NARAS and the Grammys trip on their own feet-again.
The Grammy Awards have never been known as a bastion of musical hipness, or even of good taste. Most music fans can recall a particularly teeth-grinding Grammy gaffe, whether it’s ragtime novelty Bent Fabric receiving the first rock-designated Grammy or folk-rock softies Jethro Tull being awarded the inaugural Best Heavy Metal Recording award.
But this year, the National Academy of Recording Arts and Sciences (NARAS), like the industry it represents, had a golden opportunity to burnish its image, which has taken a severe beating in the downloadable-music wars. It chose instead to propagate misinformation and paranoia. In a 2,000-word diatribe published on the academy’s Web page, President/CEO Michael Greene classified Napster users as “marauders,” “thieves,” and “bandits,” even though according to the letter of current law, they’re anything but.
Greene paints a bleak landscape showing a future in which “free downloadable music is viewed as a constitutional right” and violators build fortunes on the backs of artists denied their intellectual-property rights. The academy’s solution? “[Work] in partnership with music educators and curricular development specialists to help establish a mechanism in the schools to begin the long process of illuminating this important issue for our kids.” NARAS and its member foundations have millions of dollars invested in school music education, which is a good thing indeed. Let’s hope Greene’s words don’t amount to an implicit threat that schools must teach copyright propaganda in order to keep that funding.
Even to someone neutral on the downloadable-music issue, Greene’s screed is inflammatory and offensive on a number of levels. When he isn’t comparing the crusade against Napster to earlier campaigns to reduce littering and smoking, he’s referring to the record industry’s struggle to maintain its obscene profits as a “jihad.” I wonder how Islamic record buyers like having that word bandied about in such a trivial context?
To Greene’s credit, he concedes that the industry was “blindsided” by this phenomenon, and that most pay-based download schemes introduced thus far have been ineffective at best. But for him to write that “content thieves are like strip miners, taking the valuable resources and leaving in their wake an infertile, burned-out wasteland” is to suggest that Napster users are not only inherently crooked, but also that they make up a tightly organized cabal of wily file burglars. The truth is far less dramatic.
An interesting item crossed my desk the other day. The Dave Matthews Band worked with Napster to place on the peer-to-peer site a link to its own Web site www.davematthewsband.com as a way to allow fans to listen to the first single off its new album, “Everyday” (which should be in stores by now). The idea was partly a generous gesture to the band’s notoriously hard-core fan base, and partly a way to garner tremendous prerelease word-of-mouth.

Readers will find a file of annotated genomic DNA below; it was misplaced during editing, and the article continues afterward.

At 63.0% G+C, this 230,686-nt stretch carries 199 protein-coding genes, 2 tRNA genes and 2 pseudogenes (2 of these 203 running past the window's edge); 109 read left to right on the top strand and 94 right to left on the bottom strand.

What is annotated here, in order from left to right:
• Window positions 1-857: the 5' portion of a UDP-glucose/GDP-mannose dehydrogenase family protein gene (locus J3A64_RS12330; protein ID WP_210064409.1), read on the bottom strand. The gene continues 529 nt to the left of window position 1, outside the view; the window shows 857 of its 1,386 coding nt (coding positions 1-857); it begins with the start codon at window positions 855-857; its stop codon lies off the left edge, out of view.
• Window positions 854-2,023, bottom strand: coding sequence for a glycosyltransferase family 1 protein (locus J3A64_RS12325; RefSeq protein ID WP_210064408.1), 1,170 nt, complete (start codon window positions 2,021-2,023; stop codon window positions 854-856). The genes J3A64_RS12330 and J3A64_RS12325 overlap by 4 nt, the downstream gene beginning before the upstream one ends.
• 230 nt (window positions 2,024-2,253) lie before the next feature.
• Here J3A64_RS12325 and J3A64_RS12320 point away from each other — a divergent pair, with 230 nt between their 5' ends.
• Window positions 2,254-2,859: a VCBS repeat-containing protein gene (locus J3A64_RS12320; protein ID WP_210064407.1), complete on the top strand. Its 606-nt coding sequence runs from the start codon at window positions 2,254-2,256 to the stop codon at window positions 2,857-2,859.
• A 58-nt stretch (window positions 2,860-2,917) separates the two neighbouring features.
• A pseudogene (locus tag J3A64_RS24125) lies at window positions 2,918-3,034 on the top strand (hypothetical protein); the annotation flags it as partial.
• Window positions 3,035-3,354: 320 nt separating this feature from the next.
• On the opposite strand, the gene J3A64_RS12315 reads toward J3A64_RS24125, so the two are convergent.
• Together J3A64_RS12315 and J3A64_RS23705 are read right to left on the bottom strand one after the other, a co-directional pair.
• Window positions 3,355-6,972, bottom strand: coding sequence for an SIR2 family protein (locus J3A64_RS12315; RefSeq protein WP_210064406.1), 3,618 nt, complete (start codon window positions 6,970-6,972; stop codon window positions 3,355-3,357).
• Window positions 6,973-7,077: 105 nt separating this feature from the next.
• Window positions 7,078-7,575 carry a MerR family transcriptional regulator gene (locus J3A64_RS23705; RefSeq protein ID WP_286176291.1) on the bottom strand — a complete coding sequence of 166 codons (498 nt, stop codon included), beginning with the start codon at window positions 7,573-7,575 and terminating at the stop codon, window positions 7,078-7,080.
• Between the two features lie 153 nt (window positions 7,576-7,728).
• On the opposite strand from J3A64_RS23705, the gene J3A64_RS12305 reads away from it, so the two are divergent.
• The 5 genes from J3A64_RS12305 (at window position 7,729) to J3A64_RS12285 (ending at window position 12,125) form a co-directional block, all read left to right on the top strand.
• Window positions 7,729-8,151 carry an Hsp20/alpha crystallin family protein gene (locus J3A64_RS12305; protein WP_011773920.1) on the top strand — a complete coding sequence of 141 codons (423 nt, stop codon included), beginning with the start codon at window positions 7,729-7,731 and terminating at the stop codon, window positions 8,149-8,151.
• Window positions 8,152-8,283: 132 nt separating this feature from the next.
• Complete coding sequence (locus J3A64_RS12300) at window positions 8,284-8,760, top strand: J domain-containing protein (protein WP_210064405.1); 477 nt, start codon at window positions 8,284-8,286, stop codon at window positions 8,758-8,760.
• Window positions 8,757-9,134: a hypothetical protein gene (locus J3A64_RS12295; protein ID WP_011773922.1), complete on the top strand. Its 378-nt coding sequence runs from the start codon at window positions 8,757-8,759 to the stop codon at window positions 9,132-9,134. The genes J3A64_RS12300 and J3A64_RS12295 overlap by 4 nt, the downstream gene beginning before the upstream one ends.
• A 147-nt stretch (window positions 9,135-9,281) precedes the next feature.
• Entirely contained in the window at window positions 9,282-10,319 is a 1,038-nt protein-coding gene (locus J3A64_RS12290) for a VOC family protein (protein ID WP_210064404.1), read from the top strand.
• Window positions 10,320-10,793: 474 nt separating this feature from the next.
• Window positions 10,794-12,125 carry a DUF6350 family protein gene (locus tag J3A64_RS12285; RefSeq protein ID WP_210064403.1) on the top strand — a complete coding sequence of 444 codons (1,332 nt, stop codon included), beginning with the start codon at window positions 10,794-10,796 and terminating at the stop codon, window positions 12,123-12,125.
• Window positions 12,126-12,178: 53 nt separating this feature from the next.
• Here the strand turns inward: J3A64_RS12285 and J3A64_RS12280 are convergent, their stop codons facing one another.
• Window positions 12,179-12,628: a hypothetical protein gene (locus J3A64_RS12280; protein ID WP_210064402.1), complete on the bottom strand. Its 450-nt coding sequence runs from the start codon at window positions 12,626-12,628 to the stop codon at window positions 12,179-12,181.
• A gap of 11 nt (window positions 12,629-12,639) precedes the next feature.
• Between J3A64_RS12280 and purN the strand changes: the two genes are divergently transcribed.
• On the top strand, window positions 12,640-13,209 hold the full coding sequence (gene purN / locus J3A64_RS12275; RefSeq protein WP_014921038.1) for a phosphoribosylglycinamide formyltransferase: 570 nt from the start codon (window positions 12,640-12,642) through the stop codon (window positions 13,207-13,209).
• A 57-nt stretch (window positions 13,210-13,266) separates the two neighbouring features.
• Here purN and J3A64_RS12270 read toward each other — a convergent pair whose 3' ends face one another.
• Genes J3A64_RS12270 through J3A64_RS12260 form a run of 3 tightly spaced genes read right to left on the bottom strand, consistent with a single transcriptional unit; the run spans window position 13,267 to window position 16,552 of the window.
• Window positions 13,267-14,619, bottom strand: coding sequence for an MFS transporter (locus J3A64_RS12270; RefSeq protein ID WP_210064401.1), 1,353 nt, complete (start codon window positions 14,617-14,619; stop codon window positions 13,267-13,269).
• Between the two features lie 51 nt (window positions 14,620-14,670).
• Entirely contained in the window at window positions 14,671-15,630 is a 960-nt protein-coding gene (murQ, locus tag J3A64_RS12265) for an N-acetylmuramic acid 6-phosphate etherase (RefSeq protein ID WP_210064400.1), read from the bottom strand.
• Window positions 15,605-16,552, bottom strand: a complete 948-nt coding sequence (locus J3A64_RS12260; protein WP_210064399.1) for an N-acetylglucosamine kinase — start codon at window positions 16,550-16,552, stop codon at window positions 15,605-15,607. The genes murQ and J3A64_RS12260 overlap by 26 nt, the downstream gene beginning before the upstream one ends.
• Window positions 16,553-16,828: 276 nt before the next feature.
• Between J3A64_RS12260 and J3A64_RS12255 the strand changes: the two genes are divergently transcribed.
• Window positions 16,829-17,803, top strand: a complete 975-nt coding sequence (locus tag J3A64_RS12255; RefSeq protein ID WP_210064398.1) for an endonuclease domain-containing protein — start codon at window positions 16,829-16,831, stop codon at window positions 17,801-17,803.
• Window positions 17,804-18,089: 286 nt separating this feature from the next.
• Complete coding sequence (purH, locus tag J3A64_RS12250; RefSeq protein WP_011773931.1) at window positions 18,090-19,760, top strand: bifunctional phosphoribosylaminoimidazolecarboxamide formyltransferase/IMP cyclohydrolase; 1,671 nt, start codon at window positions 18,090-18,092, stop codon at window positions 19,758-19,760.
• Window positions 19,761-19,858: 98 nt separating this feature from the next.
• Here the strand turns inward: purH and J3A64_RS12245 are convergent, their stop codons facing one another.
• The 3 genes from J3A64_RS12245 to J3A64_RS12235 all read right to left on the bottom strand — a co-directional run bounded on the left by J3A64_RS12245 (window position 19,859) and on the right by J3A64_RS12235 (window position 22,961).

Now, I can take or leave Matthews’ music (mostly the latter), but I’ve got to hand it to him for skillfully playing both sides of the street. Not only is he maintaining some credibility by partnering with Napster, but he’s doing so within the boundaries set up by his corporate bosses. The future of online music commerce will be built on such alliances and compromises, not on hardline threats and name-calling.
The Hot List: DreamWorks has come up with a novel way to make free, rare tracks available to fans while promoting new artists. On its Web site, the label offers “three-packs” of free tracks by artists including Powerman 5000, Papa Roach, Buckcherry, Rufus Wainwright, and Elliott Smith. The track by the artist you’ve probably heard of comes bundled with tracks by two others you probably haven’t Not since the halcyon days of LL Cool J. vs. Kool Moe Dee has hip-hop seen a rivalry as entertaining as the one currently raging between Eminem and Everlast. The two have been trading barbs via record for more than a year, and Everlast’s latest salvo, “Whitey’s Revenge,” is available only at his Web site http://forevereverlasting.com/revenge Among the first artists to adopt the .mu designation for music-related Web sites: Korn, Limp Bizkit, Tupac Shakur, and the Dixie Chicks Radiohead has posted a version of “National Anthem,” recorded live last fall in Copenhagen, on a number of MP3-related sites, including RioPort.